energy price declines being bearish,, when i look at history that 35% decline, usually provides impetus for a tax cut to the consumer both on consumer spending and historical market odds and more importantly, the shift we have seen this year and inflation accelerating is very likely to shift downtrend next year. those declines pretend 10% odds of inflation acceleration. with deceleration, the fed will shift and will likely shift more outside recession, which you cannot discount an advanced, that tends to bolster the market. lisa: thank you so much. denise, staying with us. steve mnuchin blames. he hits out at high-frequency trading as a reason for recent market stress. we discussed. kevin joins us.
emma: this is "bloomberg daybreak," with the bloomberg business flash. facebook working on cryptocurrency that lets you transfer money on whatsapp. the social network will focus on the indian market to minimize volatility to develop the stable going. -- coin. the company is far from releasing the coin as it develops blockchain strategy.
today, xavier will take the reins on january 14. the former head of the london will exchange growth -- he stay on as the senior investment officer. china top policymakers implementing significant cuts to taxes and fees in 2019. the government deals with slower growth at home and uncertainty over trade with the u.s. termal was dropped as a from the monetary policy. lisa: one culprit for market volatility. tove mnuchin attributes this high-frequency trading and the volcker rule saying "market structure has led to more volatility. part of this is a combination of the presence of high-frequency traders combined with the volcker rule."
kevin and denise. argument?you buy this i love the treasury secretary talking about market structure but he is off-base there are so many factors impacting the market. we are at the end of a 10 year bull market. the market has been on edge. the volcker rule impacting liquidity, it certainly has, but that hit five years ago. the market has adapted. lisa: i am sorry to cut you off. the market has largely adapted over time in which the federal reserve has been pumping liquidity into the market. this is when we would see the most dire consequences from a withdrawal of bank balance sheets that used to cushion
price swings, no? kevin: you raise a great point. 2019 will be the first test of the new market structure across a range of regulation that has come into effect since the crisis. if we are talking about liquidity, the market is moving dramatically. as macro factors. that is not a lack of liquidity. david: let me defend the secretary. maybe it is not causing it, but might it be exacerbating it? we have a different market structure today than we did 10 years ago. we have not had a significant downturn in the last 10 years. algorithms, passive investing, high-frequency trading, the challenge to the volcker rule, might it exacerbate this? denise, sorry. denise: i did not mean to interrupt.
perspective,ical if that were true, i would expect something in the data unprecedented. i do not see that. i see rare events. it is not unprecedented for the vix to be at sustained levels this high or see quick selloffs for equity defensive rotation. i do not have anything to point to. what i can say is that the 18 months into this year was unprecedented in the sense that we had low volatility. peak to trough correction was less than 5%. that happens 8% of the time. that was the rare event. i am not convinced that what we are seeing is a new normal. it might be the normal we are react omitted to. to -- reacmiting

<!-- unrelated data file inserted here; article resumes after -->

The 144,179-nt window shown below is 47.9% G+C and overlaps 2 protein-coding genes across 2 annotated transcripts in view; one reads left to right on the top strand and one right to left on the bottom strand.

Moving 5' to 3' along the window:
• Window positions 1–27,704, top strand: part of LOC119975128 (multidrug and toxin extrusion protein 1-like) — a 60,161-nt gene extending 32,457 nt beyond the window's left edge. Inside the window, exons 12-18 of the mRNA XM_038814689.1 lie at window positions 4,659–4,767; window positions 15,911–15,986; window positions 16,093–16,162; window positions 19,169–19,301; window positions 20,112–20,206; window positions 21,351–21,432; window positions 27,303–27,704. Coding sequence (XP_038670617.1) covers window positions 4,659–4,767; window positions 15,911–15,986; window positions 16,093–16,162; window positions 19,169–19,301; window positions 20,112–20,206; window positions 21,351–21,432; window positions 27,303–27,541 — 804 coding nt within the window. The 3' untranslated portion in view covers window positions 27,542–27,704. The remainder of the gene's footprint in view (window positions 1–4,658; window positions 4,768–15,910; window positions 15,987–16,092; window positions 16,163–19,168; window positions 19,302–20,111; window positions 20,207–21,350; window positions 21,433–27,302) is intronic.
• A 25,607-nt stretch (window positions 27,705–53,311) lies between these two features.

climating to. lisa: to stave off reductions from the federal reserve. kevin: we should take a volcker rule and high-frequency trading as separate things. the volcker rule is preventing inventory holding less than they would have in the past. they were never in a place to catch a falling knife. we should not expect the banks to catch those for the sake of customers if they don't think that is a good business decision for shareholders. i agree with denise. conversationhis for years about high-frequency trading. the markets react faster than they would have in the past. i would argue, the fact that there are high-speed market makers that have different incentive structures than the banks, that can make liquidity on a different cost basis
ultimately help. we have evidence looking back to volatility in october and the treasury markets that there was increase in volume from high-speed traders through that volatility which likely helped to keep the market tight. lisa: what about algorithmic trading? the idea that you could have algorithms programmed the same way in the same direction during market selloffs or rallies? kevin: it is certainly possible. what is great about volatility and what we are seeing now -- the uncertainty means there are more folks going in different directions. the last 10 years the markets have been correlated. that is changing. the algorithms should work better as we have these quantitative investors trying to figure out what is going to happen. we will have people positioning differently, which is how a market works. that should be good overall. david: thank you so much, kevin,